Illustration by J.T. SteinyWhen individual units combine to form complicated, intelligent
structures with well-coordinated divisions of labor, command hierarchies, and
problem-solving skills — that’s a swarm. More than just strength in numbers, the
swarm is an emergent property: the whole can achieve what the parts alone cannot;
but paradoxically, without the parts the whole does not exist. A nest of wasps.
The antibodies in our immune system. Data moving through a network. WTO protesters
in Seattle. This is why swarm theory is resonating these days throughout many
disciplines, from biology to computer science to politics. The superorganism potential
seems to exist everywhere. Here are some examples:

1. Autonomous NanoTechnology Robots.
Soon, many tiny robots may
go to Mars. A whole lot of nanobots — part of NASA’s Autonomous NanoTechnology
Swarms, or ANTS project — were shipped to McMurdo Station in Antarctica for testing
in harsh climates. Eventually, the miniaturized robots will unite into one giant
mass. That mass will be able to alter shape — Wonder Twin powers, Activate! —
and form a shield, say, when entering a planet’s atmosphere, then shift into snake
mode to slither away on rocky terrain upon landing. When ANTS discovers something
interesting, it can grow an antenna and transmit data back to Earth. If a meteor
punctures a hole in the swarm, it will heal itself by rejoining the undamaged
parts. The tiny robots will revolutionize space travel, or, if the implications
of the Star Trek oeuvre are to be believed, obliterate life as we know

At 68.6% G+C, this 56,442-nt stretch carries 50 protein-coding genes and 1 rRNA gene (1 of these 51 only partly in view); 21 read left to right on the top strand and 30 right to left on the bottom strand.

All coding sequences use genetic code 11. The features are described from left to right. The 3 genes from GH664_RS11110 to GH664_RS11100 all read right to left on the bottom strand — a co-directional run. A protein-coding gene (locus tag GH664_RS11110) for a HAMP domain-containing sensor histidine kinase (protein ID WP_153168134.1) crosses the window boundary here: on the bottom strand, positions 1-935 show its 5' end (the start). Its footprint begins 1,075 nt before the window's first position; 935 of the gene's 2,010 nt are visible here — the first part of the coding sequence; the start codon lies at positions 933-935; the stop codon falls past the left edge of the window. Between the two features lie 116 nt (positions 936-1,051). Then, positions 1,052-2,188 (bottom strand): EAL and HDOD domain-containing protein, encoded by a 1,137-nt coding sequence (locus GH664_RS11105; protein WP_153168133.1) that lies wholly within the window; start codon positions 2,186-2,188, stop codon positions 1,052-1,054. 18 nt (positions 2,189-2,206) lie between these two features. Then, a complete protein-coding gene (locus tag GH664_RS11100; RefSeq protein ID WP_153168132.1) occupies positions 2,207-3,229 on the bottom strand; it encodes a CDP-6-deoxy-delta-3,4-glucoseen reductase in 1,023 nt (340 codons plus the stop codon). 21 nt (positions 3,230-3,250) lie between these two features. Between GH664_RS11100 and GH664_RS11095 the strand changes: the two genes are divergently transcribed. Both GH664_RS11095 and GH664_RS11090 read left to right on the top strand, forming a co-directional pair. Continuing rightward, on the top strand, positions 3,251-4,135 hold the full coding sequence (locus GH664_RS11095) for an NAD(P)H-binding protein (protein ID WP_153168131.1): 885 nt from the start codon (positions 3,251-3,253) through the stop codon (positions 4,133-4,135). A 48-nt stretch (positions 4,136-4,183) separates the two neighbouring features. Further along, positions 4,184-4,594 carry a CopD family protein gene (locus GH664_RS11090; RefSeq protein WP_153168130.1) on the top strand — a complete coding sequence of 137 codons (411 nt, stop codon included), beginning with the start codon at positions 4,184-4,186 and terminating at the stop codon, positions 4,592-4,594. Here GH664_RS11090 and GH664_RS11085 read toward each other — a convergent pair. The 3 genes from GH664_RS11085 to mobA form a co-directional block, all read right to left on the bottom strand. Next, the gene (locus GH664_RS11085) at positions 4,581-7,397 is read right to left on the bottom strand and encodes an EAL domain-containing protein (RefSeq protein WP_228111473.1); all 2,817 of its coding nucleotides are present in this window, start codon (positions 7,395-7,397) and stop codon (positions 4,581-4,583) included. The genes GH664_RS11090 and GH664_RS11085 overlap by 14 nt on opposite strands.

2. Killer Bees. Still swarming with gusto, Apis mellifera
, also called “Africanized” honeybees, were created in 1956 when
scientists in Brazil imported colonies of studly African bees for crossbreeding
experiments. The downside: 26 African queens escaped to produce aggressive hybrid
hives in the wild with drones that are cantankerous, attack in greater numbers,
sting 10 times more, and give chase for longer distances. Ground zero was Brazil,
where the bees allegedly killed 1,000 people before they started spreading. By
1990, they breached Texas, then Arizona, then California. The upside to angry
bees — more coffee: A recent study by the Smithsonian Tropical Research Institute
discovered coffee plants in Mexico pollinated by Africanized bees saw 50 percent
yield increases. Where was adansonii in 2005 when California’s almond orchards
suffered a silent spring from a bee shortage? Note to bees: Quit terrorizing old
ladies in Riverside and head to the San Joaquin Valley. We need more avocados.
3. Locusts. A.k.a. spam from God. Traditionally a plague
upon Egypt, locusts are currently prophesying doom Down Under. “Let my people
go that they may serve me” said the Lord, in Exodus 8:20-21. “If you do not…
behold, I will send swarms of flies on you, and on your servants and into your
houses.” Australia’s Department of Primary Industries says that, this year, baby
locusts have hatched at 470 sites across the state of Victoria. Normally, locusts
are shy, solitary insects. But when one locust brushes against another’s touch-sensitive
hind-leg hairs (i.e., the locust G-spot), they switch from solitary behavior to
gregarious. Next comes the swarming, the devastating cloud, the menacing of crops,
the death of the firstborn, the day dark as night. Did I mention that the G-spot
was discovered by researchers tickling locust legs with paintbrushes?

4. Grunions.
Every year, the watery critters run onto our shores,